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Newham council officers recommend socalled West Ham mega mosque is rejected

PUBLISHED: 10:06 28 November 2012 | UPDATED: 10:24 28 November 2012

The Riverine Centre site

The Riverine Centre site

Archant

Newham council officers have recommended that councillors reject controversial plans for a socalled mega mosque in West Ham.

The plans to erect the Riverine Centre, also known as Abbey Mills Mosque put forward by trustees following the Tabilighi Jamaat movement, are due to be heard by the Strategic Development Committee at Newham Council on Wednesday (December 5) of next week.

At 29,227 square metres the complex is more than three times the floorspace of St Paul’s Cathedral.

The development includes a segregated space for nearly 2,000 women, a library, dining hall, visitors’ centre, eight flats for imams and guests, along with tennis courts, a garden, and a riverside walk along Abbey Creek.

The former industrial land at the end of Canning Road is one of 10 sites listed for strategic development by Newham Council. Officers are arguing that the mosque plans are not in line with the council’s core strategy to create a new town centre for mixed use around West Ham Station.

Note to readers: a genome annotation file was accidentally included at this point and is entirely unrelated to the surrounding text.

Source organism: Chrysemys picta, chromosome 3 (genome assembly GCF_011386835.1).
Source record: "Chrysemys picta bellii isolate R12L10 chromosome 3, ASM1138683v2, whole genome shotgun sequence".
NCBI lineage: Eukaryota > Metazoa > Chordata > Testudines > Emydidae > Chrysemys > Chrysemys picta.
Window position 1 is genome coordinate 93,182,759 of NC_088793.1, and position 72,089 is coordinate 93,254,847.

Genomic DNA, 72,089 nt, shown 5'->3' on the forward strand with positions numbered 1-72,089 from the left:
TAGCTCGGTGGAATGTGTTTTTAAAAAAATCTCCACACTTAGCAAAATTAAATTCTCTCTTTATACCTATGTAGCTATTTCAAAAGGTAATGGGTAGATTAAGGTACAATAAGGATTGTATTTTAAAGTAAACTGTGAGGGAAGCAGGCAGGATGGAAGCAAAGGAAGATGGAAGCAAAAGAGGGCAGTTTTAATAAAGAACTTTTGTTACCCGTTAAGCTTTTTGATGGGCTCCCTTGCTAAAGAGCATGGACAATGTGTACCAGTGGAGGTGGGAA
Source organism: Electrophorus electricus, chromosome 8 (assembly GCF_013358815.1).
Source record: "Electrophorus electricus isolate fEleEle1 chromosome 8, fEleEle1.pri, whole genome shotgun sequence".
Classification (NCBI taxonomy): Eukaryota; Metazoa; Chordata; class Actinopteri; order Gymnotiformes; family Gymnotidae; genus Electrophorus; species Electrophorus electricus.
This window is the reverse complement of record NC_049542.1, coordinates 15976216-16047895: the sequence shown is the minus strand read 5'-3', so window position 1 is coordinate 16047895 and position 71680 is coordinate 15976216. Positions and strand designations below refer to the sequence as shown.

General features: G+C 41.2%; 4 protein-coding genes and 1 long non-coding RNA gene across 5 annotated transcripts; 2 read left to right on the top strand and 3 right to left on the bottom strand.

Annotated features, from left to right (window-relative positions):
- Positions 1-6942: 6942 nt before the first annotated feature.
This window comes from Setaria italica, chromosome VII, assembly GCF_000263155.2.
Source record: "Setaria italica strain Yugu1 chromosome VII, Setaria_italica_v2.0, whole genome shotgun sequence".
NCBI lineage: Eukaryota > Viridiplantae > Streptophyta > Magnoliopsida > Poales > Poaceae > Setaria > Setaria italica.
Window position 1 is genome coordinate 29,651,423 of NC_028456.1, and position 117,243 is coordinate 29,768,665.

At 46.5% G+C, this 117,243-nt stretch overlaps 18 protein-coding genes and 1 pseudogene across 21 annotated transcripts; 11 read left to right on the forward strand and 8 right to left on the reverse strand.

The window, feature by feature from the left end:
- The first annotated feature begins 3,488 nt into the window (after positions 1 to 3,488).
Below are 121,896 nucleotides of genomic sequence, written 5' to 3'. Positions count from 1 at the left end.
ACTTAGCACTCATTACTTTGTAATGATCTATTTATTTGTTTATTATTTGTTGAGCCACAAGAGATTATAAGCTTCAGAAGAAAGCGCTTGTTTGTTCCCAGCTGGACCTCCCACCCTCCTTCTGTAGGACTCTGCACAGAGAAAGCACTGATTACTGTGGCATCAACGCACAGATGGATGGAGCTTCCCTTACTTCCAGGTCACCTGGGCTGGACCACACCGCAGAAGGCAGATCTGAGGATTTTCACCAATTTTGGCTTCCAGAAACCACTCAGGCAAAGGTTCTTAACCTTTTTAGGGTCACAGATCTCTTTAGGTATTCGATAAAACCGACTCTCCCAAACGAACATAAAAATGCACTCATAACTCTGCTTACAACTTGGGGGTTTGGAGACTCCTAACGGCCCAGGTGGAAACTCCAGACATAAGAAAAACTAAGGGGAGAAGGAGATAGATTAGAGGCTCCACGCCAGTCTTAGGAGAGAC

The strategy states that any faith must not dominate the use or scale of the 6.3 hectare site overlooking the historic Abbey Mills pumping station and Canary Wharf.

The strategy also states that the site should provide a mix of residential and retail uses.

Previous plans for a mosque on the site included retail units but mosque trustees said these were dropped following consultation with the Muslim community.

About 3,000 worshippers a week currently use facilities at the site.

About 264 parking spaces would be provided compared with the 300 current parking spaces.

The meeting will be held at the Main Hall at the Old Town Hall in Stratford.


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